Title: Retro Computer CPU Alphabet Soup

Word Count:
684

Summary:
It may seem to some vintage computer newcomers that the plethora of numbers in the designation of early pc CPU and model types is just too confusing. After all isn?t Pentium, Pentium III and IV self explanatory? After all what do the numbers and terms 8088, 8086, 286, 286 and 486 represent anyway and what is the difference among them all?

To begin with the 8088 is the oldest of the early PC central Processing Unit (CPU) variant models. which means a rectangular case with t…

Keywords:
retro,computer,pc,CPU,central,processing,unit,computer,vintage,manuals,intel,8088,286,386,486

Article Body:
It may seem to some vintage computer newcomers that the plethora of numbers in the designation of early pc CPU and model types is just too confusing. After all isn?t Pentium, Pentium III and IV self explanatory? After all what do the numbers and terms 8088, 8086, 286, 286 and 486 represent anyway and what is the difference among them all?

To begin with the 8088 is the oldest of the early PC central Processing Unit (CPU) variant models. which means a rectangular case with two rows of 20 pins. DIP stands for Dual In-Line Package. Older 80800 CPUs are called 8088-2. As they can only run at lower speeds (believe it not 5 MHz or slower compared to a now 4000 MHz computer). The faster models ? the ?Turbo? PC/XT clones ran at faster rates of 6.6, 7.16 or even 8.0 MHz. IBM function with the PC was so shut the market down to protect their lucrative central core of their business- mainframe computers. You can imagine upper brass at IBM was not too thrilled at the competitive upkill from ?Clone? manufacturers such as Compaq or later Dell. By the way the 8088 had the equivalent of approximately 27,000 transistors.

Next in line along the route of vintage computer evolution was the 80286 chip. Designed by Intel in 1981 its package is a square of plastic called a ?PGA? which stood not for professional golf association but rather ?Pin Grid Array Package?. The 286 Vintage Computer CPU also came in a cheaper version (the Celeron of its time) called the PLCC or ?Plastic Leaderless Chip Carrier?. The PGA Package had an inner and outer square of solid pins whereas the PLCC arranges thin tinfoil- like legs around its perimeter. The 286 packed a wallop of more power that the 8088 did. The 80286 is the equivalent of about 130,000 transistors in the actual similar volume of the 8088?s 29,000 transistors. Not unexpectedly similar to the heat production problem of todays Pentium type computers extra cooling requirement is needed. We are left today in our modern computers with the benefits of the foresight of the electronic engineers of the day with the inventions of various types of heat sinks. Heat sinks one way or another are in effect radiators to dispel heat in a similar means and manner to you might have in your car. Small metal caps were first developed or metal cooling fins were added on top of the CPU chip to better dissipate the heat especially in both higher end products, CPUs in intensive work situations and CPU operating in severe hot climates or in hot workplace settings. It must be appreciated that it was always the higher or leading edge products that were under the most pressure and scrutiny both as for the heat they produce, their performance work and environmental pressures and for customer expectations of reliability and performance for these most expensive flagship products of the computer industry of its day.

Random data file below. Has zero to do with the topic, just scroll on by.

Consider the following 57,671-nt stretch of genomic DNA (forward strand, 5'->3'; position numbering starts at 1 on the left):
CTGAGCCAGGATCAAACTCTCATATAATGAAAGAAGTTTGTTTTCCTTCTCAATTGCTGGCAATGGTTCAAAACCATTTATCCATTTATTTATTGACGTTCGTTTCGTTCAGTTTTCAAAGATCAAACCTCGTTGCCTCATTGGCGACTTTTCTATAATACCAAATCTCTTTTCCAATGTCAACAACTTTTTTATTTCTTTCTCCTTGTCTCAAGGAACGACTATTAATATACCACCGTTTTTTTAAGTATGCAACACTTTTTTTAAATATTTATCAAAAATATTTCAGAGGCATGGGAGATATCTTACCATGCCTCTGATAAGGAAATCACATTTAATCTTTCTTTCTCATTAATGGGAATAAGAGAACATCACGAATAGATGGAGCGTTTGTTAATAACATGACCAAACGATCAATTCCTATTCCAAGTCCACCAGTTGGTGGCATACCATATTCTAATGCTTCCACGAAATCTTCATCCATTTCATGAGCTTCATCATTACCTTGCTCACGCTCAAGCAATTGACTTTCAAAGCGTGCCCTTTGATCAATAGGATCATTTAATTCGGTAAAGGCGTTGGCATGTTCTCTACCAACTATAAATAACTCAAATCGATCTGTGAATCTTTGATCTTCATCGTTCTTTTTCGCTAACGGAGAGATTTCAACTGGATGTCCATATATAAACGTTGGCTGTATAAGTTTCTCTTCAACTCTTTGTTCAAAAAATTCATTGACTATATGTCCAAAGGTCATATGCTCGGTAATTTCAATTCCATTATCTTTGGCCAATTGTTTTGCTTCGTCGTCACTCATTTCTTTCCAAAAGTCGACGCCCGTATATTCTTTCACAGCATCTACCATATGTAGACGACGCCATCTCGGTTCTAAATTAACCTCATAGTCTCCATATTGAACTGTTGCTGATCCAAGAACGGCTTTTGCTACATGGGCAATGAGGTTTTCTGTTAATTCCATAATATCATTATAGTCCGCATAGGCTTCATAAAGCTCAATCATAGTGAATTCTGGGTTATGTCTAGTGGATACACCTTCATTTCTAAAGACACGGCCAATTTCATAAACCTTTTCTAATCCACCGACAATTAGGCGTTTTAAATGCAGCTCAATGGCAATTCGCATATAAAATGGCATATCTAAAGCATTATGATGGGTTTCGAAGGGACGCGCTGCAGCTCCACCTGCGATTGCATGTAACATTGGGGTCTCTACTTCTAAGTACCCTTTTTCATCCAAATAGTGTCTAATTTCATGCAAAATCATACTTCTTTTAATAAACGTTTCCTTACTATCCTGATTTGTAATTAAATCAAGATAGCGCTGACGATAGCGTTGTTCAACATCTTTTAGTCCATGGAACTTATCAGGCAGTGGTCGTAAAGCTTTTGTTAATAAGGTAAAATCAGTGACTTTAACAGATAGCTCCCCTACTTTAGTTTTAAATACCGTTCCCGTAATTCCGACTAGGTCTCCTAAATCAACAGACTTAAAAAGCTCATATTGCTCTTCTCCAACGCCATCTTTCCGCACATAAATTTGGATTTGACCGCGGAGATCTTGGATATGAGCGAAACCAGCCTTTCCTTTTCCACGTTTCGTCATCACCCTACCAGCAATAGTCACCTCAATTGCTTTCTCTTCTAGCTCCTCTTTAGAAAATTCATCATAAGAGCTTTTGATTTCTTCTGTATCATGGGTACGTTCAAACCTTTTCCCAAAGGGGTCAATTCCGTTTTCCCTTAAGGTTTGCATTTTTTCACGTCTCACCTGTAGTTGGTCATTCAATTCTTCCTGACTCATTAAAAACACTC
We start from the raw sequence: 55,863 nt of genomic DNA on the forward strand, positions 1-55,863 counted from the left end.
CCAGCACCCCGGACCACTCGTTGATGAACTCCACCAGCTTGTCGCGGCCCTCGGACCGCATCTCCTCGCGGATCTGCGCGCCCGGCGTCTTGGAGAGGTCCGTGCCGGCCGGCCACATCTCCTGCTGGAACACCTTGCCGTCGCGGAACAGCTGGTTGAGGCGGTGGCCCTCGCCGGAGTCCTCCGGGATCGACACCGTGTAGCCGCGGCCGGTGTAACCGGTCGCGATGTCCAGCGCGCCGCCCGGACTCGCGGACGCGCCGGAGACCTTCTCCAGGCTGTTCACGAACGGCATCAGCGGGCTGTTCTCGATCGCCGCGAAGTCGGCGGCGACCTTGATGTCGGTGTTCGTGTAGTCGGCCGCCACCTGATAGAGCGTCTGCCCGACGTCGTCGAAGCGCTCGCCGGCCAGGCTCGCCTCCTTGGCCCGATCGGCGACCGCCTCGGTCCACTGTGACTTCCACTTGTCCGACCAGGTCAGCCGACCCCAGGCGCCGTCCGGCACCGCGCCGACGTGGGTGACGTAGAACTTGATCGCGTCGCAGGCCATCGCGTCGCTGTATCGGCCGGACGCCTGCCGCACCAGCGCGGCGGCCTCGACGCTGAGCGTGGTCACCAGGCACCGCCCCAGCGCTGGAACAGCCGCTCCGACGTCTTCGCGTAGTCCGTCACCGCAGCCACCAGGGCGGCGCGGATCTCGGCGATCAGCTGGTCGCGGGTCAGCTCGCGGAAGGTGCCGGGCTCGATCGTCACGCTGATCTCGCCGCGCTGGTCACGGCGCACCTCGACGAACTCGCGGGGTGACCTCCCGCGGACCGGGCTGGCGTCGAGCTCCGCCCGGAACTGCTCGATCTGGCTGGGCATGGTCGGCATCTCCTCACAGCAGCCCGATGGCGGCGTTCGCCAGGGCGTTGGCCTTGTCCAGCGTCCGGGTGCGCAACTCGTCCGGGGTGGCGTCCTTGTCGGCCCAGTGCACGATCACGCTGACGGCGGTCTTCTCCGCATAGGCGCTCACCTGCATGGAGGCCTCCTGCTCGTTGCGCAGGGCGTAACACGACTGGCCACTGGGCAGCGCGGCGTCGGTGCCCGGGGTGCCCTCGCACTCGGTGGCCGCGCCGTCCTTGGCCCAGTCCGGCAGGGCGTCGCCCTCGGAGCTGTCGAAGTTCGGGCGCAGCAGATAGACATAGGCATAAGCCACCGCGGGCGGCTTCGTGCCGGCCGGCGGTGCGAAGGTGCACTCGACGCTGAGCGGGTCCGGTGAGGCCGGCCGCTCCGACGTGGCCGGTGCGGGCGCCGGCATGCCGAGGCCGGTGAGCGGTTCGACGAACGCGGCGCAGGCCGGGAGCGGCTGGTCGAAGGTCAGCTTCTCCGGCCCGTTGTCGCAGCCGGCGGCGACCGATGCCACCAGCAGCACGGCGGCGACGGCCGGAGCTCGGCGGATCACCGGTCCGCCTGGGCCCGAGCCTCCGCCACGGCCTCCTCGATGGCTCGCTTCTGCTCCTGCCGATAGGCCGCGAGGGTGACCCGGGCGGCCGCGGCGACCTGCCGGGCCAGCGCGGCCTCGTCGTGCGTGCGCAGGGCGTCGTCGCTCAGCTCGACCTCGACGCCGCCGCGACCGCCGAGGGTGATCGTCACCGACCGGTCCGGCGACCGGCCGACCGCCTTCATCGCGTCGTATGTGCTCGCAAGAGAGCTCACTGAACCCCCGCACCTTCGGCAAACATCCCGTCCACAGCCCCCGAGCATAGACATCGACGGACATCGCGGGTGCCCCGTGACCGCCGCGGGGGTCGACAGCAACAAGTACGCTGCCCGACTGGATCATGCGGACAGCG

Lastly came the 386 chipset which is the direct predecessor of our modern Pentiums.
The chip is properly called the 80386 by the still leading chip manufacture Intel. Introduced in 1985, the 80386 comes in a PGA package and is the equivalent of about 250,000 transistors. The 386 variants a wealth of programming features including the core vital ability to multitask DOS programs with the help of ?hyerpervisor? programs like DesqView /386 or VRM/386. Its 32 bit data path speeds data access. Interestingly it took later hardware in the next 486 era chips to fully take broad scale advantage of these built in innovations.

Interestingly enough similar to the Intel Celeron marketing example there was also a downsized less costly and powerful example sporting a similar moniker called the 386SX. You have to remember this was pre internet when computer purchasers were much more at the mercy of both computer marketers and high pressure salespeople and were more easily fooled by similar marketing terms and descriptions. The 386SX was identical except to the real 386 version ? the 386DX except for the vital fact that it had a 16 bit data path which it was said allowed it be more easily incorporated into earlier and less costly AT type 286 16 bit computer hardware.

The more things change the more they stay the same.

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